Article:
Rudolf I, Duke of Bavaria

Rudolf I of Bavaria, called "the Stammerer" (German: Rudolf der Stammler; 4 October 1274 – 12 August 1319), a member of the Wittelsbach dynasty, was Duke of Upper Bavaria and Count Palatine of the Rhine from 1294 until 1317.

Rudolf I "the Stammerer"
Duke of Upper Bavaria
Count Palatine of the Rhine
The Prince-electors voting for Henry VII: Rudolf on the right, identified by the Palatinate Lion; excerpt from the Chronicle of Henry VII (Balduineum), 1341
Reign2 February 1294 – 1317
PredecessorLouis II, Duke of Bavaria
SuccessorLouis IV, Holy Roman Emperor
Born(1274-10-04)4 October 1274
Basel, Prince-Bishopric of Basel
Died12 August 1319(1319-08-12) (aged 44)
Kingdom of England(?)
Noble familyHouse of Wittelsbach
Spouse(s)Mechtild of Nassau
FatherLouis II, Duke of Bavaria
MotherMatilda of Habsburg

Life Edit

Rudolf was born in Basel, the son of Duke Louis II, Duke of Upper Bavaria and his third wife Matilda of Habsburg,[1] a daughter of King Rudolf I of Germany. Since the 1255 partition of the Wittelsbach territories, his father ruled over the Electoral Palatinate and Upper Bavaria with his residence at Alter Hof in Munich and Heidelberg Castle, while his younger brother Duke Henry XIII ruled over the lands of Lower Bavaria.

As the eldest surviving son, Rudolf succeeded his father as Duke of Upper Bavaria upon his death in February 1294. In September he married Mechtild of Nassau, daughter of King Adolf of Germany, thereby continuing the marriage politics of his father. However, King Adolf dashed the Princes' expectations and in 1298 was declared deposed in favour of late King Rudolf's son and heir Duke Albert of Austria. In the Battle of Göllheim, Rudolf supported his father-in-law Adolf against his maternal uncle Albert. The Habsburg duke won the fight, while the king was killed in battle.

Albert was elected on 27 July 1298 and Rudolf then joined the Habsburg party, however, the strong dynastic policy of the new king caused led to a resurgence of the Wittelsbach dynastic conflicts. In 1301 King Albert put pressure on Rudolf to accept his ambitious younger brother Louis IV, the future Holy Roman Emperor, as co-regent. He broke Rudolf's remaining resistance by laying siege to his Heidelberg residence in 1301.

After Albert's assassination in 1308, both Rudolf and Louis hoped to become his successor. Nevertheless, the Princes around the mighty Archbishop of Mainz, Peter von Aspelt, arranged the candidacy of the Luxembourg count Henry VII. In the election on 27 November Rudolf voted for Henry. In 1310 he accompanied the new king on his campaign to Italy. However, he had to terminate his participation when upon the death of Duke Stephen I of Bavaria new disputes on the partition of the Wittelsbach lands and the electoral dignity between Rudolf and Louis IV culminated in a civil war.

Finally on 21 June 1313, peace between the brothers was made at Munich: while Rudolf retained the Electoral Palatinate, the treaty provided Louis with the opportunity to secure his election as German king when Henry of Luxembourg died on 24 August. Much to the annoyance of his brother, Louis was able to defeat his Habsburg rival Frederick the Fair at the Battle of Gammelsdorf on 9 November. After the renunciation of Henry's son King John of Bohemia, he finally was elected King of the Romans in Frankfurt on 20 October 1314 – against the vote of his envious brother Rudolf, who supported Frederick of Habsburg.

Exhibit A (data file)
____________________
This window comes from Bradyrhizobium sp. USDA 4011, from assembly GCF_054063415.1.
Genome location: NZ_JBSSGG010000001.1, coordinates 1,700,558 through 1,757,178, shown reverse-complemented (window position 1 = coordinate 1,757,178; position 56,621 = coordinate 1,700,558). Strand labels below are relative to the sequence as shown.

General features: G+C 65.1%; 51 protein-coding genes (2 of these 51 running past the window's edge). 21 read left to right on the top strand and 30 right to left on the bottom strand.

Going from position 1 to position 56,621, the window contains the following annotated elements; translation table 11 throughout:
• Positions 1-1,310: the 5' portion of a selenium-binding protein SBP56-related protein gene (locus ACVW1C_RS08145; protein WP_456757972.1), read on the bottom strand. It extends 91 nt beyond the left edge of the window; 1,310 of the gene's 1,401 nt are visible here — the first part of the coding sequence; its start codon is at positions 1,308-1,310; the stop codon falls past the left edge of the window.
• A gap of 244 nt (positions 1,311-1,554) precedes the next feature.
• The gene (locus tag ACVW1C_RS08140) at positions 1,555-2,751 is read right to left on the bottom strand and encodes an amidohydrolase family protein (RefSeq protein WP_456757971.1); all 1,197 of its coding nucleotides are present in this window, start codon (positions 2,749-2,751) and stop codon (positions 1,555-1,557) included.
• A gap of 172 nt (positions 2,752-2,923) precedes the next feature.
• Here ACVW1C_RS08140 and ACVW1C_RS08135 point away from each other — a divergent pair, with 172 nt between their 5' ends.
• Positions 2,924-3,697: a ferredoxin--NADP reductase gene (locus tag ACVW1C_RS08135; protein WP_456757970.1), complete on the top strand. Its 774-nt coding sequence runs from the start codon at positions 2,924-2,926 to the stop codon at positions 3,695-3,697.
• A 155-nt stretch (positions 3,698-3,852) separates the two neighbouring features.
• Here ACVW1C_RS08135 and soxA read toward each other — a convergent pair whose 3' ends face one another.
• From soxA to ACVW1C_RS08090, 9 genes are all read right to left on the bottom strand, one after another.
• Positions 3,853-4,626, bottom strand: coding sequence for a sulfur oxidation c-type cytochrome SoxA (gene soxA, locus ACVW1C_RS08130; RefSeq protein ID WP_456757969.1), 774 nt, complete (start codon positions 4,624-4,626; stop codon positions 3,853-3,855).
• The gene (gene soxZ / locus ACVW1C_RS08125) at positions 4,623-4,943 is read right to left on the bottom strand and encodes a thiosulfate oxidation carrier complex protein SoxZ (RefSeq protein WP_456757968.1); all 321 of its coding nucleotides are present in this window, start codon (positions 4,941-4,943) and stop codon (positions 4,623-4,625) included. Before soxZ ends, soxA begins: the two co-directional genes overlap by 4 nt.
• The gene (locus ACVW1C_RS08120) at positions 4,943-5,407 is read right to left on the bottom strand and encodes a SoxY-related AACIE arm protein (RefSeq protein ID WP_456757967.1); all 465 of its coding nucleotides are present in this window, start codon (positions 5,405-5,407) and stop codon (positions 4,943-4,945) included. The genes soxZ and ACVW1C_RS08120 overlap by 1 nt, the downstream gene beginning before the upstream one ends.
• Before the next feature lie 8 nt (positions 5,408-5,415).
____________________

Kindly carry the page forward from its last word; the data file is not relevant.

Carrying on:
In the following throne quarrel with the Habsburgs, Rudolf was attacked by his brother in both Bavaria and the Palatinate. Put on the defensive, Rudolf in 1317 agreed to give up his rule in favour of Louis, until the conflict with the Habsburg rival was ended. According to the Renaissance historian Johannes Aventinus (1477–1534), Rudolf proceeded to England where he died two years later. He later received the epithet "the Stammerer" due to his many desperate fights against his capable younger brother.

Louis IV, crowned Holy Roman Emperor in 1328, by the 1329 Treaty of Pavia granted the Electoral Palatinate to late Rudolf's sons Rudolf II the Blind and Rupert I and Rudolf's grandson Rupert II, a son of Adolf. This way finally Rudolf I and his grandson Rupert II became the ancestors of the elder (Palatinate) line of the Wittelsbach dynasty, which returned to power also in Bavaria in 1777 after the extinction of the younger (Bavarian) line, the descendants of Louis IV.

Family and children Edit

Rudolf was married on 1 September 1294 to Mechtild of Nassau,[1] daughter of King Adolf of Germany. The couple had the following children:

  1. Ludwig (1297 – before 5 April 1311)
  2. Adolf, Count Palatine of the Rhine (27 September 1300, Wolfratshausen – 29 January 1327), married Countess Irmengard of Oettingen (d. 1389) in 1320[1]
  3. Rudolf II, Duke of Bavaria (8 August 1306, Wolfratshausen – 4 October 1353, Neustadt), married Anne of Gorizia-Tyrol (1300–1335), daughter of Duke Otto III of Carinthia, in 1328; secondly married Margaret of Aragon (1331–1377), daughter of King Frederick III of Sicily, in 1348
  4. Rupert I, Elector Palatine (9 June 1309, Wolfratshausen – 16 February 1390), married Elizabeth of Dampierre (1329–1382), daughter of Marquis John I of Namur, in 1328; secondly married Beatrice of Jülich (1360–1395), daughter of Duke William of Berg, in 1385
  5. Mathilde (1312 – 25 November 1375), married Count John III of Sponheim in 1330
  6. Anna (1318–1319).

References Edit

  1. ^ a b c Thomas 2010, p. 387.

Sources Edit

  • Thomas, Andrew L. (2010). A House Divided: Wittelsbach Confessional Court Cultures in the Holy Roman Empire, c. 1550-1650. Brill.
Rudolf I, Duke of Bavaria
Born: 1274 Died: 1319
Regnal titles
Preceded by Duke of Upper Bavaria
Count Palatine of the Rhine

Succeeded by